Creating apps for emerging markets20 Apr 2016
This was originally published on the Mutual Mobile blog. I’m re-posting it here for posterity.
At Mutual Mobile, we work on a variety of digital products, from banking and contactless payments to smart homes and wearables. Each one comes with its own set of challenges, but every so often, we encounter something new.
FastFilmz had a vision to stream HD movies in India, over slow and unreliable networks, with low cost plans. We partnered with them to help bring their over-the-top (OTT) solution to market. As you can imagine, this is not exactly easy. We were thrilled to help them accomplish it.
Now that the app is available and the celebrations are over, we’d like to share what we learned. Creating products for emerging markets presents unique challenges.
Building for low-end devices
FastFilmz launched first on the Android platform, as it is the most popular mobile OS in India. India is the 2nd largest smartphone market in the world after China, recently surpassing the US. This growth is fueled by low-end phones sold at competitive prices by both local and international OEMs. This presents a challenge as we had to design solutions that run well on devices with limited resources.
Picking test devices
Android always gets a bad rep for fragmentation, requiring testing on lots and lots of devices. In our experience, you can efficiently test an application by picking the right set of devices. The key is to understand the target audience. You don’t need to test your app on every device out there.
We worked with FastFilmz to come up with a short list. It was an ideal combination of platform versions, screen sizes, hardware configuration, and manufacturers. We validated the list through data gathered in an extensive user-research exercise. Also, during beta testing, we made sure the app was tested on devices not on our original list to catch any rogue, device-specific bugs.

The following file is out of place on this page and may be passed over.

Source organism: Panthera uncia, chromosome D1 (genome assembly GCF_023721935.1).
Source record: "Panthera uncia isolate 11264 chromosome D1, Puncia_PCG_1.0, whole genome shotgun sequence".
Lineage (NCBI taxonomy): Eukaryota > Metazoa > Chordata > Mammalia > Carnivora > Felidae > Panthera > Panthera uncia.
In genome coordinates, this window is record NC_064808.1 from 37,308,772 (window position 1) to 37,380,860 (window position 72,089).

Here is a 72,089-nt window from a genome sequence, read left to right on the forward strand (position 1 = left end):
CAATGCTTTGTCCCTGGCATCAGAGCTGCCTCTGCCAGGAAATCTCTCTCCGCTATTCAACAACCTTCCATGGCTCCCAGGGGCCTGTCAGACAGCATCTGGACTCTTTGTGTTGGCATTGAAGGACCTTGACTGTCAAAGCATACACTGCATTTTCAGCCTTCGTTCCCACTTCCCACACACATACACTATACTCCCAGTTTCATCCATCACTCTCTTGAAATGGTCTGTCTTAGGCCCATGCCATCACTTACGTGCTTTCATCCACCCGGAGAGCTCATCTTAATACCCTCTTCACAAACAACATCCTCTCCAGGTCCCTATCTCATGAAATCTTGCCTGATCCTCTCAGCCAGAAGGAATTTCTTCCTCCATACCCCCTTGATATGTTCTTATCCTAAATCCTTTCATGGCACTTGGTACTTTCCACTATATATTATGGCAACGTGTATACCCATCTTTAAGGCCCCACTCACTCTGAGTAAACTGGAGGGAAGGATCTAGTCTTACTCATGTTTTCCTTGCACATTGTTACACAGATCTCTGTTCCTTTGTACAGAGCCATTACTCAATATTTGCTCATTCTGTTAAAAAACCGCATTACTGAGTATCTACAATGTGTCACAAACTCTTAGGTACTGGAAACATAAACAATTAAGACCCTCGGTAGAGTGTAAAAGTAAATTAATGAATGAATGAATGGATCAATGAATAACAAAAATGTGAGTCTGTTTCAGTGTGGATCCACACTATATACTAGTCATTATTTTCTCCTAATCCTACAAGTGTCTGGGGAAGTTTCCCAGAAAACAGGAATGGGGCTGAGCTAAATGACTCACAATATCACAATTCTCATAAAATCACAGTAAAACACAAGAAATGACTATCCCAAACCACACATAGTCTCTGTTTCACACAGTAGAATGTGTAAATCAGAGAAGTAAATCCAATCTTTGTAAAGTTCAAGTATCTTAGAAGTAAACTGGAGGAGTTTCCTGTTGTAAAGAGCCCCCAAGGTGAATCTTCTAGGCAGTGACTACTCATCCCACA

Running buttery-smooth animations
Achieving 60fps on popular Android phones is hard enough. Imagine trying to do that on phones with around half a Gigabyte of RAM. On low-end devices, it is common practice to disable complex animations or run simpler ones instead. If most of your users have low-end hardware, this option just goes out the window.
Our engineers worked side-by-side with our designers to try different ideas for navigation and transitions. We tested them on real devices, tweaked them if something worked well, or went back to the drawing board and repeated the whole process. It was definitely challenging, but totally worth it.
A common advice for engineers is to use low-end hardware while building apps. We not only did that but went a step further. To simulate a real world environment, we installed the most popular apps used by our target customer. This is important. On a device with constrained resources, bad citizens can degrade the overall performance, including your app. This was critical in making sure our animations work well for all customers.
Dealing with slow and unreliable networks
Despite the exponential growth of smartphone usage, the state of cellular networks in India is terrible. 4G is just rolling out, and 3G coverage is spotty, even in major cities. Even when there is 3G coverage, devices regularly get bumped down to 2G, especially when indoors. If the users cannot quickly browse the catalog, they won’t be able to use the app.
Making content always available, even when offline
Our goal was to create an experience with no progress bars. That means users should rarely see loading indicators, irrespective of the quality of the network or even when they are offline.